Brothers take the Bard less than seriously

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Brothers take the Bard less than seriously

Tim and Berynn Schwerdt, two brothers born 13 months apart, share a passion for performing in the theater, which they discovered at the budding ages of five and six, respectively.
“It was during a poetry reading that our father organized,” says Berynn Schwerdt, the elder sibling.
“We were playing chimney sweeps, when one of us kicked something that made a lot of noise but we went on performing as if nothing had happened. It was a defining moment for us when we discovered the magic of theater,” Tim adds.
Since then, with more than 15 years of theatrical work behind them, the two have made quite a name for themselves on the Australian theater scene.
Tim and Berynn, both in their 30s, have been performing together in the comedy “The Complete Works of William Shakespeare (Abridged)” for nearly four years. Along with Ezra Bix, the trio is in Seoul for performances running until Tuesday, before they move on to Busan for three days.
While it is the longest running comedy in London’s West End, “The Complete Works” is making its debut in Korea with the Australian team. Prior to Seoul, the group performed in Hong Kong, Malaysia, Singapore, Macao, China and India. Their next stop: New Zealand.
The brothers travel together, perform together, and spend more time with each other than with anyone else. But there’s no sibling rivalry on stage. “I get to be more direct about feedback with my brother than with others,” Berynn says. “It’s great working with my brother,” Tim chimes in. In fact, the two are constantly kidding around, and being playful, whether on the road or during rehearsals. “Of course we argue during rehearsals, but it never gets serious,” Berynn says.
Berynn has a diverse range of professional experience under his belt, having done dance performances, comedies, musicals and opera, as well as acting in short films and television features. A graduate of the National Institute of Dramatic Art in Sydney, he also teaches at the Actors’ Center.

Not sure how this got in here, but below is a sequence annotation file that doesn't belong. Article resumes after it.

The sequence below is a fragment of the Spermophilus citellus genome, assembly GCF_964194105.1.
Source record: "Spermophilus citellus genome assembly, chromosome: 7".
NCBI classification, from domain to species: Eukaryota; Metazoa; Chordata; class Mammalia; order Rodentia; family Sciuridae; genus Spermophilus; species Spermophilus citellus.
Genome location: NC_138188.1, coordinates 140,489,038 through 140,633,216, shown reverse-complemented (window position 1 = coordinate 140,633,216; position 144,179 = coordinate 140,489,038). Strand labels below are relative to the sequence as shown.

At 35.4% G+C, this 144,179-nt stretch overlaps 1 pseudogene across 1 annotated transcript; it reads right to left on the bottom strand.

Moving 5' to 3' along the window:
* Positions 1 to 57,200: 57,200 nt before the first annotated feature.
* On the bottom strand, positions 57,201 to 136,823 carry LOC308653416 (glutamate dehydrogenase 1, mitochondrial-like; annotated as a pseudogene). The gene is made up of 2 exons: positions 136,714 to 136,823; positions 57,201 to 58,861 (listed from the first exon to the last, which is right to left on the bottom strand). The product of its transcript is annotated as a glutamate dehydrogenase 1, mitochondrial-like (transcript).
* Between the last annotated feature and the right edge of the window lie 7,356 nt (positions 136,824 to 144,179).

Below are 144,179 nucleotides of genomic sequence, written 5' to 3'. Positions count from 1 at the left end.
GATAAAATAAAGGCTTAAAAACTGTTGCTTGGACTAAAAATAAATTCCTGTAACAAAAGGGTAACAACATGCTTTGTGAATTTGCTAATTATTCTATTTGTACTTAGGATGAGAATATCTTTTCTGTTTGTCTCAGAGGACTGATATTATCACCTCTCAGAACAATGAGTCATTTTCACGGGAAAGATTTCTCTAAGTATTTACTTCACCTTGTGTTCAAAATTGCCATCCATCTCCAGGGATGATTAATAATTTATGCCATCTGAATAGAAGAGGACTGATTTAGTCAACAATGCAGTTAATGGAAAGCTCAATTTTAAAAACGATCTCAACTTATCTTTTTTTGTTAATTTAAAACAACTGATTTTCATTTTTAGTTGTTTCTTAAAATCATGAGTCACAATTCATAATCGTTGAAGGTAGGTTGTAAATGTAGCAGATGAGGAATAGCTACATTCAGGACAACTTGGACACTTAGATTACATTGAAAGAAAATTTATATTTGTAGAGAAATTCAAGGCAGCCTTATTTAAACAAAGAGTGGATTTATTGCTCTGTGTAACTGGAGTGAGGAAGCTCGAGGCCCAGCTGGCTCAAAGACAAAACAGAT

Tim, who recently married, worked mostly in New Zealand, performing in musicals such as “Grease.” He has also taught at the Playbox Theater in Melbourne, and even had a hand in producing plays such as “A Midsummer Nights’ Dream,” written by the Great Bard himself.
The two brothers are the only actors among four brothers and one sister.
In “The Complete Works,” Tim mostly plays female Shakespearean characters, such as Ophelia to Berynn’s Hamlet, and the producer says mischievously, “There’s a bit of incest in the show.” Tim is treated like a pouting younger brother while Berynn is the grim and responsible older one. The two joke that given all the time they spend together with their stage partner Bix, their parents may adopt him.
The brothers say you don’t have to know Shakespeare to enjoy the show, since not all the dialogue is the original Shakespearean version. Indeed, there is a considerable amount of modern day jargon and verbal sparring, not to mention hip-hop and rap.
In keeping with their idiosyncratic style of performing tailor-made shows, references to Korea are constantly made, including the current Dokdo controversy.
There are three major trios performing “The Complete Works” ― one in London’s West End, the other in the United States, and, finally, the Australian team. Tim says, “By far, we are the best [among the three],” to which the others nod seriously.
“It’s the top 100 hits of Shakespeare without the boring bits,” Tim says. What’s more, you’ll see perpetual mention of the sibling relationship between Tim and Berynn throughout the show.
Because the show requires the three actors to “sprint through” 37 of Shakespeare’s plays in a span of 97 minutes, afterwards they are incredibly exhausted and burned out. “You can lose two to three kilos after performing for a season,” Tim says.


by Cho Jie-ho
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